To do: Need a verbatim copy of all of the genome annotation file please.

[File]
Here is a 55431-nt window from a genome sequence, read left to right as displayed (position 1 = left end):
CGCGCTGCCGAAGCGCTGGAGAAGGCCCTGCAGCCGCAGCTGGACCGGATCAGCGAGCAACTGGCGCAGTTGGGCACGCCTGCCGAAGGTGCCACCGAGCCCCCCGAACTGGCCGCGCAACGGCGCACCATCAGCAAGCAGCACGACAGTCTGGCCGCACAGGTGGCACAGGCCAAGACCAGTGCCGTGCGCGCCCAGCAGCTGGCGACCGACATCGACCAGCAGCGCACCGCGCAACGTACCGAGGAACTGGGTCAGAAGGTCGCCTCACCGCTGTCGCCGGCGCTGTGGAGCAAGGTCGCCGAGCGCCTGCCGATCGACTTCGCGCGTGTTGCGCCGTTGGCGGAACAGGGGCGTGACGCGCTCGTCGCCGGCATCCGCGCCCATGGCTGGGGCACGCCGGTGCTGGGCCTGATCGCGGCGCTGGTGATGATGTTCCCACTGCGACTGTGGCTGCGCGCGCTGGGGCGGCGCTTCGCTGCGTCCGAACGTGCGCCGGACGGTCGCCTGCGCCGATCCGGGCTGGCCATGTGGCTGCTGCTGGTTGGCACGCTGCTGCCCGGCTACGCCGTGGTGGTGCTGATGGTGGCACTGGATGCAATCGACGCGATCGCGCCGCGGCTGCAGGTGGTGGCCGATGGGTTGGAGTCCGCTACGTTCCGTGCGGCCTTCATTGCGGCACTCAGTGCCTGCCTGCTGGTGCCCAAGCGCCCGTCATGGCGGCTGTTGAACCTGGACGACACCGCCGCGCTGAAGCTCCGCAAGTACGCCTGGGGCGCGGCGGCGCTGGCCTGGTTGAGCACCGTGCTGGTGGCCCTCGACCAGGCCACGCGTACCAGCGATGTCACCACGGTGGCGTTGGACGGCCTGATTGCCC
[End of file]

Here is a 55431-nt window from a genome sequence, read left to right as displayed (position 1 = left end):
CGCGCTGCCGAAGCGCTGGAGAAGGCCCTGCAGCCGCAGCTGGACCGGATCAGCGAGCAACTGGCGCAGTTGGGCACGCCTGCCGAAGGTGCCACCGAGCCCCCCGAACTGGCCGCGCAACGGCGCACCATCAGCAAGCAGCACGACAGTCTGGCCGCACAGGTGGCACAGGCCAAGACCAGTGCCGTGCGCGCCCAGCAGCTGGCGACCGACATCGACCAGCAGCGCACCGCGCAACGTACCGAGGAACTGGGTCAGAAGGTCGCCTCACCGCTGTCGCCGGCGCTGTGGAGCAAGGTCGCCGAGCGCCTGCCGATCGACTTCGCGCGTGTTGCGCCGTTGGCGGAACAGGGGCGTGACGCGCTCGTCGCCGGCATCCGCGCCCATGGCTGGGGCACGCCGGTGCTGGGCCTGATCGCGGCGCTGGTGATGATGTTCCCACTGCGACTGTGGCTGCGCGCGCTGGGGCGGCGCTTCGCTGCGTCCGAACGTGCGCCGGACGGTCGCCTGCGCCGATCCGGGCTGGCCATGTGGCTGCTGCTGGTTGGCACGCTGCTGCCCGGCTACGCCGTGGTGGTGCTGATGGTGGCACTGGATGCAATCGACGCGATCGCGCCGCGGCTGCAGGTGGTGGCCGATGGGTTGGAGTCCGCTACGTTCCGTGCGGCCTTCATTGCGGCACTCAGTGCCTGCCTGCTGGTGCCCAAGCGCCCGTCATGGCGGCTGTTGAACCTGGACGACACCGCCGCGCTGAAGCTCCGCAAGTACGCCTGGGGCGCGGCGGCGCTGGCCTGGTTGAGCACCGTGCTGGTGGCCCTCGACCAGGCCACGCGTACCAGCGATGTCACCACGGTGGCGTTGGACGGCCTGATTGCCC